Last month I was invited to speak at the Apprenticeship Diversity & Social Mobility Forum, which aims to bring together leading figures in diversity and inclusion, and experts on social mobility. The series of three annual events was organised by one of our newest partners, the BAME Apprenticeships Alliance, a community of organisations who support diversity in the workplace through policy and advocacy.
The theme of the 2-day forum was ‘Building a grass roots approach from the top’. We highlighted the role for employers in recognising the impact digital poverty on young people when it comes to finding learning and work opportunities, as well as performing their job in the current Covid-19 crisis.
Awareness and solutions
Digital poverty has always existed but has been brought to light by the pandemic. During the first lockdown 1.9 million households reported they had no access to the Internet.
Technology & Internet is no longer a luxury but essential to both education and employment. As working from home and virtual schooling took off, those that often need the support most were left behind. It’s great that opportunities to learn remotely are being created but those who need it most often can’t access them and we still have a long way to go.
The City & Guilds Foundation is looking at ways we can become more inclusive and make our initiatives and programmes accessible to everyone, regardless of how they access them. For example, our Bursary programme, which was created to help individuals who have the drive and passion to study or change career but can’t afford it. By improving our outreach, shortlist and communication with applicants we can make funding and support accessible to those who need it most.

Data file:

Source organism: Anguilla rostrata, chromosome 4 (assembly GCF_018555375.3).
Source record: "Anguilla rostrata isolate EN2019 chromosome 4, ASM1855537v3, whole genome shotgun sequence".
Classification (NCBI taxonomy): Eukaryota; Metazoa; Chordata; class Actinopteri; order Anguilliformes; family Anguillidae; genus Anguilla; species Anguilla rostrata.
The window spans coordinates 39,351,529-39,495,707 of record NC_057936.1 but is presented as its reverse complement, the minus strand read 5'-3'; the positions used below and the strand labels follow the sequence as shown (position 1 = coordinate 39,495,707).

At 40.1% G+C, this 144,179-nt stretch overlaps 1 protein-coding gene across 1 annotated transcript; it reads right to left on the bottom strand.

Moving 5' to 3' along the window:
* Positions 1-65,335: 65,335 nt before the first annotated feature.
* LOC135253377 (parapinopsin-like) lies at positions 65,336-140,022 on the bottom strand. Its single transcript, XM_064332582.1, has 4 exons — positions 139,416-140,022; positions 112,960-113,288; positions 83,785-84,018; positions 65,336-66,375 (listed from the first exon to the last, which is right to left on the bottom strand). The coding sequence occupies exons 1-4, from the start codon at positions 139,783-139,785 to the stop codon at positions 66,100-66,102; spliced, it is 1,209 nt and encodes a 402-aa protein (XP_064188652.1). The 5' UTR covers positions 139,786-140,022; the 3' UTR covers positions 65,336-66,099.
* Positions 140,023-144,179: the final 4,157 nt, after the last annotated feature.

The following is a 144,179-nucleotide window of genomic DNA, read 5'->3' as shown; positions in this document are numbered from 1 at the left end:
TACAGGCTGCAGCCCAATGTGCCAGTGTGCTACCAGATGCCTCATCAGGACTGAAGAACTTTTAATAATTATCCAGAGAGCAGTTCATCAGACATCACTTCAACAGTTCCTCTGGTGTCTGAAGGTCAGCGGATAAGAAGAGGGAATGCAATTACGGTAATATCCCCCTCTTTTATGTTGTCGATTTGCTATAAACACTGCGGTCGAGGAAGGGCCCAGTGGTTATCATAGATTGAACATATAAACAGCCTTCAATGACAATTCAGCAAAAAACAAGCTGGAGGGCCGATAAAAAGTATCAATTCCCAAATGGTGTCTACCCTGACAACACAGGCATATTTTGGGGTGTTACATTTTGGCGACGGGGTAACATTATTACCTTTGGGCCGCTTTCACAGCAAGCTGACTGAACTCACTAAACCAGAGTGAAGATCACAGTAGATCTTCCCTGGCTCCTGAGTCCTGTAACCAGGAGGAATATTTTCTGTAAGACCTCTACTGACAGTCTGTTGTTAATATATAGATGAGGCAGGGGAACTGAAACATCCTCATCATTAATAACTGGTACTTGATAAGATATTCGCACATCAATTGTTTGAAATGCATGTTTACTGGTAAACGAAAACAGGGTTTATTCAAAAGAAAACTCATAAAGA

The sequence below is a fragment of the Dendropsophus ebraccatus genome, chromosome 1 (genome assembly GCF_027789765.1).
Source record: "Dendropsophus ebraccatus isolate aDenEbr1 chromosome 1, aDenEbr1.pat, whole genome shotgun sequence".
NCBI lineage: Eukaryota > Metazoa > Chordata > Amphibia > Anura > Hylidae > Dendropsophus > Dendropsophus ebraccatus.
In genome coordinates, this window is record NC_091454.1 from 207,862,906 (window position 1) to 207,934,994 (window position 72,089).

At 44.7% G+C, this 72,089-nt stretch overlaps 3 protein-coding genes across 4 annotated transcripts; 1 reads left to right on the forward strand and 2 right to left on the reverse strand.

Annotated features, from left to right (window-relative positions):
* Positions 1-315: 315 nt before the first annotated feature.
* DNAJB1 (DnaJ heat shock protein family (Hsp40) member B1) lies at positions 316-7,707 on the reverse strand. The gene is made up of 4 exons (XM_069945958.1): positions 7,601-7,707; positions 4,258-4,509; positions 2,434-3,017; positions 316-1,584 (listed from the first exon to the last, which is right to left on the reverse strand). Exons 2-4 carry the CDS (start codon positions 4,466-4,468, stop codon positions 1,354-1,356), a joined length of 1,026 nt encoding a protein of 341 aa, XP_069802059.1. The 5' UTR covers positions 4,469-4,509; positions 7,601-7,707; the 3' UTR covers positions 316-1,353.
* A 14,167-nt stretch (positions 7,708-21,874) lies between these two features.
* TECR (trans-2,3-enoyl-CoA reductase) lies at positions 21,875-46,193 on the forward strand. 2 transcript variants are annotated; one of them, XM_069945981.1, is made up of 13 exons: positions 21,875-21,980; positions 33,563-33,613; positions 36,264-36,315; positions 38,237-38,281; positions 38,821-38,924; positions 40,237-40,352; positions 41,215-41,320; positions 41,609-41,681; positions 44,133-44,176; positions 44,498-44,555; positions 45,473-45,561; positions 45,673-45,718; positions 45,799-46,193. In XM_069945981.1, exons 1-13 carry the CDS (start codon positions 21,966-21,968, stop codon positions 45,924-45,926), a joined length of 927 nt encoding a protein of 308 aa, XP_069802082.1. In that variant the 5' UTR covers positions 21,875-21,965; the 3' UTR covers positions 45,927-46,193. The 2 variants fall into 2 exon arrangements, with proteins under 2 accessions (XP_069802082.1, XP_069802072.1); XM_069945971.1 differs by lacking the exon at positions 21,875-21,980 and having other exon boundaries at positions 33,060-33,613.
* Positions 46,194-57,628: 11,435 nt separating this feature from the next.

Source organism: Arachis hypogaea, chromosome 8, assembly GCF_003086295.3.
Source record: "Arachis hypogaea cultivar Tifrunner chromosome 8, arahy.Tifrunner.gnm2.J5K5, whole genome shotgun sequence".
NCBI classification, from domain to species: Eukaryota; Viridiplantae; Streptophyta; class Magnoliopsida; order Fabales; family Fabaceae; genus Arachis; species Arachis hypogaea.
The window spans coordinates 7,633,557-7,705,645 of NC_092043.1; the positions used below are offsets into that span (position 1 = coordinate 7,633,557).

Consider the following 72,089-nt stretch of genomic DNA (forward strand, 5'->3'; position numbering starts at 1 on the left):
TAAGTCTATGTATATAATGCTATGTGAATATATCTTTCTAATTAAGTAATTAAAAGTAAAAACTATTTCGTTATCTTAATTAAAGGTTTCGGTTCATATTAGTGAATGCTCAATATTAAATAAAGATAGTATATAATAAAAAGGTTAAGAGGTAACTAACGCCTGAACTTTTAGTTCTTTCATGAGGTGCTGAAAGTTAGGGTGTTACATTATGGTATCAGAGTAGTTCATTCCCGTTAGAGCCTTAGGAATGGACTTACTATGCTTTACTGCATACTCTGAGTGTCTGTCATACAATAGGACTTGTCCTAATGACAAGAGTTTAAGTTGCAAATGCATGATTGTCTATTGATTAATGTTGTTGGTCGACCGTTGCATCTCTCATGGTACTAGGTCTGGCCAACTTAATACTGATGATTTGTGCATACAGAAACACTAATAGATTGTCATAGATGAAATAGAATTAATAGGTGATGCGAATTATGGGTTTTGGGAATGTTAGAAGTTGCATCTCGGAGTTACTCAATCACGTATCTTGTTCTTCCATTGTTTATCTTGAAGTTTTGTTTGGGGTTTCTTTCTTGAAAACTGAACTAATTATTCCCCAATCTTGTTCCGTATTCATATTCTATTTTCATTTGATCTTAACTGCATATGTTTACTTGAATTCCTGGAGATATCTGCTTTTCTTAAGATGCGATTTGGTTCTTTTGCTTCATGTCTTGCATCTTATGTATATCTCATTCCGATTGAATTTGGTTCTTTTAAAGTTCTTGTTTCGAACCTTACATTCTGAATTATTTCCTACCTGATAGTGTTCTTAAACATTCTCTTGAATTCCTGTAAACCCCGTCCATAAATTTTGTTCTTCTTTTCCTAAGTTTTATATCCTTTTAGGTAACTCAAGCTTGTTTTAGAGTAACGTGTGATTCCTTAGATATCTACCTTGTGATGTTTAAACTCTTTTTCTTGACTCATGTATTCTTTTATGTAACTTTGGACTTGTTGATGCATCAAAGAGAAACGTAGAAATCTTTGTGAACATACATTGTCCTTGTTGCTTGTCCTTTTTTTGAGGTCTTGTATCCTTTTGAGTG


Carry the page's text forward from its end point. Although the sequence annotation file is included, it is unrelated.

1.9 million households with no access to the Internet and tens of millions more reliant on pay-as-you-go services to make phone calls or access healthcare, education and benefits online. Read more about the growing digital divide in The Guardian.
A 2019 report by the Office for National Statistics (ONS) revealed that, although declining, the number of “Internet non-users” is still large in the UK. In 2018, there were 5.3 million Internet non-users in the UK: 10% of the adult population. Read more. Read more about Covid-19 and the UK digital divide in The Lancet
According to the poll of 1,416 students, run for the Office for Students (OfS):
- 71% reported a lack of access to a quiet study space, with 22% ‘severely’ impacted
- 56% said they lacked access to appropriate online course materials, with 9% ‘severely’ impacted
- 18% were impacted by a lack of access to a computer, laptop or tablet, with 4% ‘severely’ impacted.
The BAME Apprenticeship Alliance have just published a report on what steps government can take to mitigate digital poverty in the UK.
We look forward to supporting the upcoming Spring Forum. Keep an eye out on the Apprenticeship Diversity & Social Mobility Forum to join us!